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Dublin: 16 °C Saturday 15 August, 2020

101 problems: Election posters blocking traffic signals and obstructing paths in Dublin

Most complaints are about posters being at a height that is too low or are obstructing traffic signals and signs.

A variety of election posters in Dublin city centre.
A variety of election posters in Dublin city centre.
Image: Sam Boal

DUBLIN CITY COUNCIL has received 101 complaints about election posters in the run up to the European and local elections on 24 May.

A spokesperson for Dublin City Council said that the majority of these complaints relate to posters that are at a height that is too low or are obstructing traffic signals and signs.

“The city council clearly outlines to candidates the minimum height posters may be erected at and where they may be located. Where posters are identified as being breach of these requirements, they are removed.”

It comes as the National Council for the Blind of Ireland decried those who hung posters incorrectly, and said there have been “multiple examples” of posters being hung too low. 

Numerous complaints have been sent to local authorities in the past about safety issues and election posters. Council staff have also raised objections to how posters are placed in various constituencies around the country.

The main concerns have been that some posters obstruct traffic lights and signs, for both pedestrians and motorists. 

Many of the problems are caused by posters that are erected on poles adjacent to signals or signs.

Complaints have also been made about posters that are hung below head height or resting on the ground. These posters can cause obstructions on footpaths and are particularly hazardous to the visually impaired, the council said.

Another concern by members of the public is protruding cable ties that are at a level that could cause injury to pedestrians, particularly children.

1POSTERS_90569584 Source:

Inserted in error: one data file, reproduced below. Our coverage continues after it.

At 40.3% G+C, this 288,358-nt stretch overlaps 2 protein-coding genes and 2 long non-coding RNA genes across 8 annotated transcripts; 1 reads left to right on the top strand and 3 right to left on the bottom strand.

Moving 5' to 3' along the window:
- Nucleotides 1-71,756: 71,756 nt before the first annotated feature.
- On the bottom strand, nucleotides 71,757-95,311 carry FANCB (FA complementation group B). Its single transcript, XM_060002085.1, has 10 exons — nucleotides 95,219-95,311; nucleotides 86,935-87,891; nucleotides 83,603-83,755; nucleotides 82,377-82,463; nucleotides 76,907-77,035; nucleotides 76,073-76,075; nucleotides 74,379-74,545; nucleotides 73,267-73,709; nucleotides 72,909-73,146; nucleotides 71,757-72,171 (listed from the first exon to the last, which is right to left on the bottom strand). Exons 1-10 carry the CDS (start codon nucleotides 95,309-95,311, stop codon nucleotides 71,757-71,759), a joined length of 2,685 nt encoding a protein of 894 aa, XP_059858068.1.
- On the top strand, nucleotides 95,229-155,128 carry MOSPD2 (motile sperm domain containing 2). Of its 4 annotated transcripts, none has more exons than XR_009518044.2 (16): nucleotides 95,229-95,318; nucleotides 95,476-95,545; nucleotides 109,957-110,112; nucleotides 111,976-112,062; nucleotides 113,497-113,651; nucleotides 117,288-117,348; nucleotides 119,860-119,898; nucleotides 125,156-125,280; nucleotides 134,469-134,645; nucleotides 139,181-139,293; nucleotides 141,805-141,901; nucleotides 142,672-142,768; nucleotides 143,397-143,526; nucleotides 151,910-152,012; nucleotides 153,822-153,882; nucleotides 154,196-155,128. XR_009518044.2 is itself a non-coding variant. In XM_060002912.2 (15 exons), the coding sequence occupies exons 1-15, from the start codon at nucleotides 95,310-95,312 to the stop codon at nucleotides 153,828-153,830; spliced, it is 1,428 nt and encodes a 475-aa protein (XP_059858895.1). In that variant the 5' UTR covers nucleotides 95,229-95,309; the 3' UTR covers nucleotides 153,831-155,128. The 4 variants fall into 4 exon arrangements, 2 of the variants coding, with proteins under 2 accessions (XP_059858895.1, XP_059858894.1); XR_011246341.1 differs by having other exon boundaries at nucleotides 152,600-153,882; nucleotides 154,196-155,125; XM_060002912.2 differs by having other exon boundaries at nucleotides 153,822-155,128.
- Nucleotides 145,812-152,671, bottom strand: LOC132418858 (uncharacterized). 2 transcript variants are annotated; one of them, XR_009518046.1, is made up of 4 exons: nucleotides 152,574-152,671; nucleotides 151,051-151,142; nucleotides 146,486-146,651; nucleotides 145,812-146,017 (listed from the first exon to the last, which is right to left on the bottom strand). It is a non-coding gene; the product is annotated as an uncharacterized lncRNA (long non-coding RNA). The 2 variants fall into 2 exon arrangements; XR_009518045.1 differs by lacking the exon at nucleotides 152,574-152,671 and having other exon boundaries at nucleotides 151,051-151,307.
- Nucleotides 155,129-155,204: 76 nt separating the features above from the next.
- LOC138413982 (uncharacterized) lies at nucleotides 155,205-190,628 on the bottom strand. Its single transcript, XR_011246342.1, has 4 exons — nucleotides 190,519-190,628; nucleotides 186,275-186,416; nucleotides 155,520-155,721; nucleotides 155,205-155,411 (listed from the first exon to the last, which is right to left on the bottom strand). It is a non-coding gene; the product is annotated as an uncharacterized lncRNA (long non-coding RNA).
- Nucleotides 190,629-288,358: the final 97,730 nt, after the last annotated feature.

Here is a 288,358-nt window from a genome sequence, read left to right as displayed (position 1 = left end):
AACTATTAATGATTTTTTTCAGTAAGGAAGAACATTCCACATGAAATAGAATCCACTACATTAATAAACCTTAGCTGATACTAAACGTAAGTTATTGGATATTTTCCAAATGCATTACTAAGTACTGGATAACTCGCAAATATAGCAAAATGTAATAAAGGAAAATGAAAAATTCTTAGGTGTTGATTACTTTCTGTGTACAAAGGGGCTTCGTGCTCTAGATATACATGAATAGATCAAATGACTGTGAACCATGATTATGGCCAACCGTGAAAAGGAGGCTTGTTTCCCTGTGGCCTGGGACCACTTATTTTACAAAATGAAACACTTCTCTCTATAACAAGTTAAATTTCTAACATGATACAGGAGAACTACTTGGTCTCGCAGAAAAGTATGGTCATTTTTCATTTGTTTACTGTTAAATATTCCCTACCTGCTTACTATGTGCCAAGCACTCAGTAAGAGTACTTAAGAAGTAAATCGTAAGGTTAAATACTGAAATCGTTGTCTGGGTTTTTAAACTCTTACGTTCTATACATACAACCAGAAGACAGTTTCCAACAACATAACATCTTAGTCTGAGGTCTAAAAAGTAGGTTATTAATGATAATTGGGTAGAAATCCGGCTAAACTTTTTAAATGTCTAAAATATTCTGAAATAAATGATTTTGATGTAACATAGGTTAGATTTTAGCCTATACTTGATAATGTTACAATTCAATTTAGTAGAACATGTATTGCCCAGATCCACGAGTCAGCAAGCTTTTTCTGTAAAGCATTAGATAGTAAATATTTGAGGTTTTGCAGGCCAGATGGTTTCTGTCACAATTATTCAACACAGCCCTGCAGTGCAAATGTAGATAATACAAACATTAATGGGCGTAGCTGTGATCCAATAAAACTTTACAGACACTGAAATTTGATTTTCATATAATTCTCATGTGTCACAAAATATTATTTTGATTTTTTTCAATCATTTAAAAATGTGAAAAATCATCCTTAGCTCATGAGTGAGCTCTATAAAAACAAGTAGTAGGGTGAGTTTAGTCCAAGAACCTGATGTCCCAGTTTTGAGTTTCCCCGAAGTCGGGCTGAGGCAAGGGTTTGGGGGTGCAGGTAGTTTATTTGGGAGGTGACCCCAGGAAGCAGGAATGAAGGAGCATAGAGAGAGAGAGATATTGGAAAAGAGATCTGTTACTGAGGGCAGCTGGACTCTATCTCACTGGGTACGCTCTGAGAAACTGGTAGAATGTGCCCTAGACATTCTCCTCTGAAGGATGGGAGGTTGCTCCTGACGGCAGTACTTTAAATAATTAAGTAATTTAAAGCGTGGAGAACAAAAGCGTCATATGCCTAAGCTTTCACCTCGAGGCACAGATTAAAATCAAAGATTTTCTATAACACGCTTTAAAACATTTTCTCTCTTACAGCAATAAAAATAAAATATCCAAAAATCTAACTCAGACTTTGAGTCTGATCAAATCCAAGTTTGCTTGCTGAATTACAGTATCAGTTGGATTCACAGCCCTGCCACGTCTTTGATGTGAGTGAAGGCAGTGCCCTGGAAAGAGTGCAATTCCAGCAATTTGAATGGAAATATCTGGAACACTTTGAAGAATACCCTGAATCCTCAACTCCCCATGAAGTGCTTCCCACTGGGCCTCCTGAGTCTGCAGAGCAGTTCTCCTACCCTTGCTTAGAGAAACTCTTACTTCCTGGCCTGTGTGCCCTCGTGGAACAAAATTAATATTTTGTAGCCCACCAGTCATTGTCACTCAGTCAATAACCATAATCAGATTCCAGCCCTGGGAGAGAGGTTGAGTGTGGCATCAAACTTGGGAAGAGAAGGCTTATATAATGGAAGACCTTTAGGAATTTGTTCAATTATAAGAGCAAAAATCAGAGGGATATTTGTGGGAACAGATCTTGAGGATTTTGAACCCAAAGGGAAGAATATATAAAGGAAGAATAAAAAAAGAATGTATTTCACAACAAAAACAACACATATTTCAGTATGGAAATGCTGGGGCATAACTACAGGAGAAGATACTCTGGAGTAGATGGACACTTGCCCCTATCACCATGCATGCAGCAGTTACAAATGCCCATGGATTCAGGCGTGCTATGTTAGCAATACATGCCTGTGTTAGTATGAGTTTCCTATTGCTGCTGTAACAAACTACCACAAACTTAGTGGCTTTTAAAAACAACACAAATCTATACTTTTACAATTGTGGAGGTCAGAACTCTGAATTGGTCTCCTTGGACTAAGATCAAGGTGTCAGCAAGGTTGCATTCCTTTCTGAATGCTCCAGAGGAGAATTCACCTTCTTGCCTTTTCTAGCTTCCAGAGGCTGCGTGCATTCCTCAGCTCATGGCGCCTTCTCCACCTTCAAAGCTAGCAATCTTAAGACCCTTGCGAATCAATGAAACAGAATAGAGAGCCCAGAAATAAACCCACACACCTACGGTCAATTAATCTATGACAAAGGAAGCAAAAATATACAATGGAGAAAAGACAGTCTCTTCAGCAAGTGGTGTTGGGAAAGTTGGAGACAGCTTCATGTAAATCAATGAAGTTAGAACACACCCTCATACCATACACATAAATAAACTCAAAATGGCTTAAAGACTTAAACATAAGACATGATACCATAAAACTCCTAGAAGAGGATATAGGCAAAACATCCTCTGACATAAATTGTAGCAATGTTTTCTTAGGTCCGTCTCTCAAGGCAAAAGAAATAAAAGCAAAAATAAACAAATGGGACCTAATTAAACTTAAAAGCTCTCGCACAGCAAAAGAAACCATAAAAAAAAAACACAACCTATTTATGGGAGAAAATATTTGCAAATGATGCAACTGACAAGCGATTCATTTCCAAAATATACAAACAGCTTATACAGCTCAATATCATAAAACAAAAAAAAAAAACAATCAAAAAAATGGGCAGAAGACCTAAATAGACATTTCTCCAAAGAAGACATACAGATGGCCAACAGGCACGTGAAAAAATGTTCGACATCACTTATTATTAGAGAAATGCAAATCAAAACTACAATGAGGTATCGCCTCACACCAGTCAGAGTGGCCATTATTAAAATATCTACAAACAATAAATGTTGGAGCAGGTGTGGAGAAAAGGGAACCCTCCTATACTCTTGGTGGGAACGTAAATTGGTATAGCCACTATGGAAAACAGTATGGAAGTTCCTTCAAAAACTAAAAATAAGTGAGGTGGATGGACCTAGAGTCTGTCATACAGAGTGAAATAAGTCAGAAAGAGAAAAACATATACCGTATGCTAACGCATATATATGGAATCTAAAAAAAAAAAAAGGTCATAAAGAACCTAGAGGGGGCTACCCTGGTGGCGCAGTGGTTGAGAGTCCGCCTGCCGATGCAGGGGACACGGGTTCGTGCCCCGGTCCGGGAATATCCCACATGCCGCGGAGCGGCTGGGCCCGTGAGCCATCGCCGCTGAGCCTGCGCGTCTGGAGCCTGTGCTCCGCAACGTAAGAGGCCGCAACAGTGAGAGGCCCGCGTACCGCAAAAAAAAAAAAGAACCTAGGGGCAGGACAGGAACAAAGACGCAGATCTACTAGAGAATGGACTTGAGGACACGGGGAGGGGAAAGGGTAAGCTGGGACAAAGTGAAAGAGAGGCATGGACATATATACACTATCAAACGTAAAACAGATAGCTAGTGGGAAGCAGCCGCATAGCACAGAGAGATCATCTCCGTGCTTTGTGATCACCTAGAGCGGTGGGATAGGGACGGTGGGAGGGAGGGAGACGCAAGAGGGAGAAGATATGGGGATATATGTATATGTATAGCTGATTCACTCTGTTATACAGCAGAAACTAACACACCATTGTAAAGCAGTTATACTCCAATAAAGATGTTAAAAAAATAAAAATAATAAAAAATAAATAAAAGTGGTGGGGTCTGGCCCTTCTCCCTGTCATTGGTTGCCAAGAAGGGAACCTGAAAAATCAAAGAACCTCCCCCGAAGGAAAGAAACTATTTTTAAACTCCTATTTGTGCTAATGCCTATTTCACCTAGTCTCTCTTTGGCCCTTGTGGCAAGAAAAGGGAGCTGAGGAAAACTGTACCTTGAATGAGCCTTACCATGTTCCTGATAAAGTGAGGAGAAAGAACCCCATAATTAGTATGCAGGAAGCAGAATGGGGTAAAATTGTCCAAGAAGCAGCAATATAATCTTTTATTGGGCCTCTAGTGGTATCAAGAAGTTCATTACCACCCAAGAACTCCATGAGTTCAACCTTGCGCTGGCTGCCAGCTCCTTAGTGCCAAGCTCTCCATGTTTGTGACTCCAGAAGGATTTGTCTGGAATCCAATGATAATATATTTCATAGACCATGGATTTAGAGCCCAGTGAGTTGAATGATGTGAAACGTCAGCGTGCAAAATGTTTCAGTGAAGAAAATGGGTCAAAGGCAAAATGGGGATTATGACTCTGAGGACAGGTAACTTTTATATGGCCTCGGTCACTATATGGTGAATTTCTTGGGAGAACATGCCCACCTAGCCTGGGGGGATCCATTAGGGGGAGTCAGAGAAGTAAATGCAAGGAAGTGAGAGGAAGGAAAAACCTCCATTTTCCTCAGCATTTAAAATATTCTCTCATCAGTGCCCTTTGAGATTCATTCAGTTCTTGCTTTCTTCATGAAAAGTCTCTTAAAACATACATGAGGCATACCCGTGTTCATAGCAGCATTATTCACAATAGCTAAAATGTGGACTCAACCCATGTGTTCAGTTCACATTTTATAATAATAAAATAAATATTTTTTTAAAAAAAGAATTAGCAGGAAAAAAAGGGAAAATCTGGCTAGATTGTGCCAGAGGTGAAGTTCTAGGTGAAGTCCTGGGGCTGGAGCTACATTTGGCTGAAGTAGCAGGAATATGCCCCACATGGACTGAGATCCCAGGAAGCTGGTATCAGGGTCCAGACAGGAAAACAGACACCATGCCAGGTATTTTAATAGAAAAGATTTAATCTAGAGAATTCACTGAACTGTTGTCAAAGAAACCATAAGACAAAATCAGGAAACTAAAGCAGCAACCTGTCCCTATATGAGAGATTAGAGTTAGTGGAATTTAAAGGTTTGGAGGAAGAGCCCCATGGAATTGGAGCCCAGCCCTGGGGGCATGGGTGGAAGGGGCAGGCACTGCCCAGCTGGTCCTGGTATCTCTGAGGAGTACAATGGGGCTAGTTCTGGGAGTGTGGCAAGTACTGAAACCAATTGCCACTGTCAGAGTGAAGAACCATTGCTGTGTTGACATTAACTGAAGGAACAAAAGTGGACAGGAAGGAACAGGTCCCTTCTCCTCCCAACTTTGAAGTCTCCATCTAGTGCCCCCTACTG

There are no absolute rules for erecting posters during elections. As a general guide, Dublin City Council advises that posters should be displayed at a minimum height of 2.3 metres above footpaths, cycle tracks or any area to which pedestrians have access.

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Posters should not be erected on poles with overhead line electricity feed, traffic lights, bridge parapets, overpasses, pedestrian bridges, or roadside traffic barriers.

The council also advises that posters should not obscure road signs or traffic signs in any way.

The National Council for the Blind of Ireland (NCBI) announced this week that it was launching a campaign urging people not to place obstacles in the way of people who are blind and visually impaired – including election posters.

Kevin Kelly, Head of Policy, Advocacy and Campaigns with NCBI said that some election candidates were showing “blatant disregard for electoral law and in particular the safety of people with impaired vision”.

Election posters are required to be a minimum of 2.1 metres (7ft) from the ground. The NCBI has seen multiple examples where this requirement is being ignored in the race for votes. 

He said that added to the debate about whether posters should be banned for environmental reasons, is the argument that they pose a danger to the visually impaired.

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